The year before, Wheat--who got his doctorate at the University of Arizona in the 1950s--had begun an intensive research project to document and classify Southwest textiles woven in previous centuries by the Pueblo, Navajo and Spanish Americans. He had crisscrossed the country to look at some 3,500 textiles in as many as 50 collections.
"I'm not sure yet what will be important," the distinguished professor/curator told his young student. "But we have to look at and record everything."
That advice served both in good stead. Wheat indeed recorded everything. But what Hedlund couldn't have known then was that the task of publishing Wheat's monumental research would fall to her, some 30 years after they first met. The UA Press has just posthumously published Wheat's massive book Blanket Weaving in the Southwest. After her teacher's death in 1997, Hedlund became the book's editor, and it was she who shaped his voluminous writings, notes and slides into coherent narrative.
At 444 pages, the giant volume is a "doorstop" of a book, Hedlund humorously told a lecture audience at the Arizona State Museum last week. "It's not a coffee table book," she added, "but if you put legs on it ..."
Furniture-like it might be, but it's also a gorgeous art book, with no fewer than 191 color photographs of weavings of startling beauty. In page after page, they appear in their familiar bold geometries, stripes and zigzags, diamonds and diagonals, woven--and photographed--in brilliant reds, whites, blacks, yellows and blues. Lovely as it is, the volume is also a serious piece of scholarship. Scholars have already declared that it is certain to become the leading reference work in its field. Yet in a sense, it's still a work in progress.
"Joe Ben was still puzzling over it," Hedlund said. "It's not a book of final answers. It's a research book. The book is being called a classic, but it's a wonderful set of questions."
The book is highly technical, and it introduced a new classification system and chronology for Southwest textiles, based on Wheat's minute analysis of yarns, dyes, weaves and so on. Beginning his work before computers, even before the ready availability of photocopying machines, Wheat took infinite notes and made laborious diagrams on graph paper, Hedlund said. (Some of his elegant note pages are reproduced in the book, which also includes Kathleen Koopman's fine line drawings.)
Wheat completed four chapters by 1987, and left notes for a final chapter on design. His many other commitments, as a teacher, curator and working archaeologist, compounded by ill health in the last decade of his life, Hedlund said, prevented him from publishing the work himself. With the blessing of Wheat's widow, Barbara, Hedlund hauled his materials back to Tucson, where she is director of the Gloria F. Ross Center for Tapestry Studies at the Arizona State Museum. Helped by grad students and museum assistants, Hedlund put three years of labor into the book. Credited as editor, she reorganized it into seven chapters, and wrote a preface, introduction and final chapter herself.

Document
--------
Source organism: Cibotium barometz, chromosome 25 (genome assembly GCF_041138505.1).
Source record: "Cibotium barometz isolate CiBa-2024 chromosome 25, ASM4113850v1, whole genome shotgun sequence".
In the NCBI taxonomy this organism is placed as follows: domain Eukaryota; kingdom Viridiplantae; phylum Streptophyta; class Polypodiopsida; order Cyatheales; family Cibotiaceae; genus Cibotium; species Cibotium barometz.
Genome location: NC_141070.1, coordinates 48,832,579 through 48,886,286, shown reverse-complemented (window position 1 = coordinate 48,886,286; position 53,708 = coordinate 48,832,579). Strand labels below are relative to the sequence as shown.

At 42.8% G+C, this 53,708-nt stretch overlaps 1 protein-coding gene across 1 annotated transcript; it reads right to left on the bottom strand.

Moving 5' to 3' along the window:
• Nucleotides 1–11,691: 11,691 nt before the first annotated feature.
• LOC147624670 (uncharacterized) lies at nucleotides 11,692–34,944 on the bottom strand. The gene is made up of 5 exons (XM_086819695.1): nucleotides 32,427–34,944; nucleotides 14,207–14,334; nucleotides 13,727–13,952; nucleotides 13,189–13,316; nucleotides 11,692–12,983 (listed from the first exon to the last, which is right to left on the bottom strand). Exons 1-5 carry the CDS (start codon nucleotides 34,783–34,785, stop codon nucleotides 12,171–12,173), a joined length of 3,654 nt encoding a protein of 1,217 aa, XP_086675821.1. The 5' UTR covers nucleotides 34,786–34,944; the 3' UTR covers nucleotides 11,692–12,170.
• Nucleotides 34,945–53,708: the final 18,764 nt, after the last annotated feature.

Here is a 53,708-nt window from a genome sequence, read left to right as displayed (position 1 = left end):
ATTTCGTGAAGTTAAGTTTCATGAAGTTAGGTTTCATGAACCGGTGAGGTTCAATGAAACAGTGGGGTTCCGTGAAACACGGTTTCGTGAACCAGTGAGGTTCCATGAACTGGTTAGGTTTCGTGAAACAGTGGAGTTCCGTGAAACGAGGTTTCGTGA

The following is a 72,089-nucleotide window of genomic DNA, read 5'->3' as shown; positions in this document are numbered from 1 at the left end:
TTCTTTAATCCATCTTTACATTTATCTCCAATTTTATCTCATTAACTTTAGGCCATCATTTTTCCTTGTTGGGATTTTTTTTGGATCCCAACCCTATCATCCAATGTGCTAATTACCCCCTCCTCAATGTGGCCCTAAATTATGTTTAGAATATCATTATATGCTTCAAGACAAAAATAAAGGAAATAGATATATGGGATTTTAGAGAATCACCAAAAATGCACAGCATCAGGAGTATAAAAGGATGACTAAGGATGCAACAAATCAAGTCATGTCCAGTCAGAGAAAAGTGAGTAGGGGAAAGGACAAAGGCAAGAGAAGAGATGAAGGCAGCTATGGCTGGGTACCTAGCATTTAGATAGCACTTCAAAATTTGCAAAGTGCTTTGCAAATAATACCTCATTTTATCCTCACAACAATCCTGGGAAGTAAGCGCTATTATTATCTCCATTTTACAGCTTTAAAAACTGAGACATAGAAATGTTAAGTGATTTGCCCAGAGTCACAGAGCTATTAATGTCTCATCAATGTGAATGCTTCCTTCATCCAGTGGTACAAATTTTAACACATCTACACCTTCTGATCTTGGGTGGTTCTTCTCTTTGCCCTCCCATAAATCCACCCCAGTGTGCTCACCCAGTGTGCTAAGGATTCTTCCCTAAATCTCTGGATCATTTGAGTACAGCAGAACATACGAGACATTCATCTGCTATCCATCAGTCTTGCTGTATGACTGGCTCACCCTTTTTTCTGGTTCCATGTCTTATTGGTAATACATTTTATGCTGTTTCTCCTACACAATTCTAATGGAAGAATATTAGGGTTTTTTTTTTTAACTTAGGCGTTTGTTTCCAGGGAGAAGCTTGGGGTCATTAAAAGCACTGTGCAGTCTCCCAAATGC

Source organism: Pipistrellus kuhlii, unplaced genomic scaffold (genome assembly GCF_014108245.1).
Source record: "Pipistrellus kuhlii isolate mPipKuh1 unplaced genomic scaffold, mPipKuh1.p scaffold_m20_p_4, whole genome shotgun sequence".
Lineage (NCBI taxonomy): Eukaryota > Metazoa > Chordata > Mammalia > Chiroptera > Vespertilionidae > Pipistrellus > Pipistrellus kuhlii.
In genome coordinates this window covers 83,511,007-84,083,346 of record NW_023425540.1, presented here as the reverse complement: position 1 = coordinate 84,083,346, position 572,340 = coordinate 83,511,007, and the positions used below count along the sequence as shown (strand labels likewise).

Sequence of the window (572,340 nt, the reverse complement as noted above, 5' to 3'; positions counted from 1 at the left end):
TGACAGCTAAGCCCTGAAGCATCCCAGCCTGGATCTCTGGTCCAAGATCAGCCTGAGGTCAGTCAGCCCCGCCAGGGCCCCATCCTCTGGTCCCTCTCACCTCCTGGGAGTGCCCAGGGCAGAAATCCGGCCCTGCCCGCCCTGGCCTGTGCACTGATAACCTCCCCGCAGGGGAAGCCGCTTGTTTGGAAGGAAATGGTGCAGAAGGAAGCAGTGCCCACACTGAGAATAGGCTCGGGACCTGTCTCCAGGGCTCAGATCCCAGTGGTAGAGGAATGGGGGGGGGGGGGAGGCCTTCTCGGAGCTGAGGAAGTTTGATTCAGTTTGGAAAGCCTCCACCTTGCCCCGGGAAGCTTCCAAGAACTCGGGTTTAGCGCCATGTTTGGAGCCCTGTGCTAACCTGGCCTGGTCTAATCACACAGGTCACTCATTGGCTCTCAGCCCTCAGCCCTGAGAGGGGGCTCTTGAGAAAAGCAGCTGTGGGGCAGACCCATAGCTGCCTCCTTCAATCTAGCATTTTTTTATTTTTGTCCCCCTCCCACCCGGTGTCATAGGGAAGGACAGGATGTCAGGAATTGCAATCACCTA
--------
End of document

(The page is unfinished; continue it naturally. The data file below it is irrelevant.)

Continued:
"I was graced with lots of help from lots of people," Hedlund said, not least of whom was Wheat himself. "From the beginning, he was generous with his information. He was a natural-born teacher."
While the technical information Wheat unearthed will primarily be of interest to scholars and serious collectors, Wheat also sketched a historical chronology of more general interest. Relying as much on archival records as on the weavings themselves, his research up-ended some conventional historical ideas.
For instance, it had long been believed that the Pueblo Indians, dwelling in what is now New Mexico and northeastern Arizona, taught the Navajos how to weave. The Pueblo Indians had been weaving for a thousand years before the Spanish came, and Wheat quotes the conquistador Coronado saying that it was the Pueblo man who "has to spin and weave." The thinking was that after the Pueblo revolts against the Spanish in the 1680s, refugee Pueblos fleeing the triumphant Spanish sought refuge among the Navajos. Once ensconced, they taught weaving to their hosts.
"Joe always thought the Navajo began earlier," Hedlund said, and he was able to document that they began weaving long before the Pueblo revolts, at least as early as 1650, and probably before. The Navajo "quickly adapted to wool, and developed a repertoire that went well beyond the Pueblo basics."
Wheat also traces the fascinating cross-cultural pollination of technology and materials. The early Pueblo wove their textiles from cotton and other native plants; once the Spanish introduced sheep around 1598, the Indians readily incorporated woolen yarns. New World cochineal dyes were shipped to Europe and used to dye fabric. When those same fabrics were exported back to America, the Navajo unraveled the European cloth and used their yarns in their own weavings, Hedlund said, making for transcontinental recycling.
Historical events also routinely altered traditional techniques. After the Navajo were forced to take the Long March into exile in New Mexico in the 1860s, they were issued manufactured yarns by the U.S. government, and the new materials soon made their way into Indian weavings. And once the railroad came in the 1880s, the demands of a new tourist market triggered still more shifts in designs, with well-known traders such as Hubbell "pushing weavers to do the old designs."
Today, weaving thrives still, though the textiles are now fine art for the wall, rather than functional blankets and garments. Hedlund has a book of her own coming out in a year's time, Navajo Weaving in the Late 20th Century. She's done extensive research of her own, she says, but she often thinks of her old teacher. When a puzzling fact pops up, or some new study comes out, she wonders, "What would Joe Ben think?"